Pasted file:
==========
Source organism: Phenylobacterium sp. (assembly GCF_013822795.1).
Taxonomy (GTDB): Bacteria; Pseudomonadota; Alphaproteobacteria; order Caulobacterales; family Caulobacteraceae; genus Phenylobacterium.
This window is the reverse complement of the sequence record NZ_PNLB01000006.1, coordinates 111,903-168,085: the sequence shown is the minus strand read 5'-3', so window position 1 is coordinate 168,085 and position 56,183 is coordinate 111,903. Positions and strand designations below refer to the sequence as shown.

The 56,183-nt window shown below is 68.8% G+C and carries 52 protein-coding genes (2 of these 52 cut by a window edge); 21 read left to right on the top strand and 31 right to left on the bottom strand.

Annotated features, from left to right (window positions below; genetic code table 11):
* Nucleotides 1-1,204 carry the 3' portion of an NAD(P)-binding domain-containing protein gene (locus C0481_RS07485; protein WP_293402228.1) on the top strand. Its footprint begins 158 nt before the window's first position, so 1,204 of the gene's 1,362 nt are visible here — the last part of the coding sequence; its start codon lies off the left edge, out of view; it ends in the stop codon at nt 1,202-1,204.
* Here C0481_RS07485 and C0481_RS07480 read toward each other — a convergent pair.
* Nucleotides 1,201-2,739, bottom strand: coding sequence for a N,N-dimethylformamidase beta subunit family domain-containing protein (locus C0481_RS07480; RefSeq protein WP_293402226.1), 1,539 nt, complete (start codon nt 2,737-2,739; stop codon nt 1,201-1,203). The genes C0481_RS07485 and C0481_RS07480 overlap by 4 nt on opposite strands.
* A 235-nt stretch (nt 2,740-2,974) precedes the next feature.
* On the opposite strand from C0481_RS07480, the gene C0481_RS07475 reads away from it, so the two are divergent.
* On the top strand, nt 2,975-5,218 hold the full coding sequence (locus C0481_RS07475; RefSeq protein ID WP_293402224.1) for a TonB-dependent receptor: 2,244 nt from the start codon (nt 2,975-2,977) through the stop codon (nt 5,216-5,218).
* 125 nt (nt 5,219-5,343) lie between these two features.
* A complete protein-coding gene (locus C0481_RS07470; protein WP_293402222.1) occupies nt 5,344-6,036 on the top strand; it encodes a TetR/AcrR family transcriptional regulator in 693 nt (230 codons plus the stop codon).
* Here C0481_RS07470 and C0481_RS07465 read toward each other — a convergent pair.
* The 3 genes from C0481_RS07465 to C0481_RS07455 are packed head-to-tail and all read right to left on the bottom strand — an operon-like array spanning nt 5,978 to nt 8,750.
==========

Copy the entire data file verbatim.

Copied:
Source organism: Phenylobacterium sp. (assembly GCF_013822795.1).
Taxonomy (GTDB): Bacteria; Pseudomonadota; Alphaproteobacteria; order Caulobacterales; family Caulobacteraceae; genus Phenylobacterium.
This window is the reverse complement of the sequence record NZ_PNLB01000006.1, coordinates 111,903-168,085: the sequence shown is the minus strand read 5'-3', so window position 1 is coordinate 168,085 and position 56,183 is coordinate 111,903. Positions and strand designations below refer to the sequence as shown.

The 56,183-nt window shown below is 68.8% G+C and carries 52 protein-coding genes (2 of these 52 cut by a window edge); 21 read left to right on the top strand and 31 right to left on the bottom strand.

Annotated features, from left to right (window positions below; genetic code table 11):
* Nucleotides 1-1,204 carry the 3' portion of an NAD(P)-binding domain-containing protein gene (locus C0481_RS07485; protein WP_293402228.1) on the top strand. Its footprint begins 158 nt before the window's first position, so 1,204 of the gene's 1,362 nt are visible here — the last part of the coding sequence; its start codon lies off the left edge, out of view; it ends in the stop codon at nt 1,202-1,204.
* Here C0481_RS07485 and C0481_RS07480 read toward each other — a convergent pair.
* Nucleotides 1,201-2,739, bottom strand: coding sequence for a N,N-dimethylformamidase beta subunit family domain-containing protein (locus C0481_RS07480; RefSeq protein WP_293402226.1), 1,539 nt, complete (start codon nt 2,737-2,739; stop codon nt 1,201-1,203). The genes C0481_RS07485 and C0481_RS07480 overlap by 4 nt on opposite strands.
* A 235-nt stretch (nt 2,740-2,974) precedes the next feature.
* On the opposite strand from C0481_RS07480, the gene C0481_RS07475 reads away from it, so the two are divergent.
* On the top strand, nt 2,975-5,218 hold the full coding sequence (locus C0481_RS07475; RefSeq protein ID WP_293402224.1) for a TonB-dependent receptor: 2,244 nt from the start codon (nt 2,975-2,977) through the stop codon (nt 5,216-5,218).
* 125 nt (nt 5,219-5,343) lie between these two features.
* A complete protein-coding gene (locus C0481_RS07470; protein WP_293402222.1) occupies nt 5,344-6,036 on the top strand; it encodes a TetR/AcrR family transcriptional regulator in 693 nt (230 codons plus the stop codon).
* Here C0481_RS07470 and C0481_RS07465 read toward each other — a convergent pair.
* The 3 genes from C0481_RS07465 to C0481_RS07455 are packed head-to-tail and all read right to left on the bottom strand — an operon-like array spanning nt 5,978 to nt 8,750.